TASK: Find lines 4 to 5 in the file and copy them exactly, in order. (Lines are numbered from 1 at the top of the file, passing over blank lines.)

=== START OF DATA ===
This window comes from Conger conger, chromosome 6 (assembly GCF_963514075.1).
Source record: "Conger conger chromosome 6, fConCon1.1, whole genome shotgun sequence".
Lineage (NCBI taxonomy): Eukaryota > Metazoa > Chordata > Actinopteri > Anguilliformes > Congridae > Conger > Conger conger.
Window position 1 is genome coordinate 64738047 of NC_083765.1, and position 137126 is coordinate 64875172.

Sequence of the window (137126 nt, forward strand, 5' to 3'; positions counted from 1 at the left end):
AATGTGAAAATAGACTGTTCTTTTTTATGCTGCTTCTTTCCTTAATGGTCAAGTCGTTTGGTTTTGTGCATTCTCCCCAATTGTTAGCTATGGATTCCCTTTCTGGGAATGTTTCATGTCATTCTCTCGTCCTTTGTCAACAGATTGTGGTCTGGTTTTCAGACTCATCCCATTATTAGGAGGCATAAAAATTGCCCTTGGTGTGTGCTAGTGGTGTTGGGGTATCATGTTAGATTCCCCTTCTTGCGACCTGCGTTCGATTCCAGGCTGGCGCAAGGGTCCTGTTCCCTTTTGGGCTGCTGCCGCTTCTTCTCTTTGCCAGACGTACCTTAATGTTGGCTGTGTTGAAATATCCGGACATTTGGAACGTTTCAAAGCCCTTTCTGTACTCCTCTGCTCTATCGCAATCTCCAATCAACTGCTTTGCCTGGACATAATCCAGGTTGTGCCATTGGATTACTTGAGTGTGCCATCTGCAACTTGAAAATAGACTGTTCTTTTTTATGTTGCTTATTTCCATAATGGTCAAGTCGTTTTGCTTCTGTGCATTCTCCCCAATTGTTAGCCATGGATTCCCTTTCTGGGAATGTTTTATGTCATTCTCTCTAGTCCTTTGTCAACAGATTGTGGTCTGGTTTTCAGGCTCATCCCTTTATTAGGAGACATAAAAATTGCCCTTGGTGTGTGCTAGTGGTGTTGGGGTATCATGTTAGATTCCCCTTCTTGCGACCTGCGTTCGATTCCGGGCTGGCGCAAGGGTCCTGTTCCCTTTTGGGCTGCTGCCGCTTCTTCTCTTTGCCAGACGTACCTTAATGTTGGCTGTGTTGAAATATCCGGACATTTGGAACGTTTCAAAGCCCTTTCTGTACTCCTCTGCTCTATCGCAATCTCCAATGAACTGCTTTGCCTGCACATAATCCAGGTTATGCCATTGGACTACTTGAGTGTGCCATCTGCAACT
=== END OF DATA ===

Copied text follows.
Window position 1 is genome coordinate 64738047 of NC_083765.1, and position 137126 is coordinate 64875172.

Sequence of the window (137126 nt, forward strand, 5' to 3'; positions counted from 1 at the left end):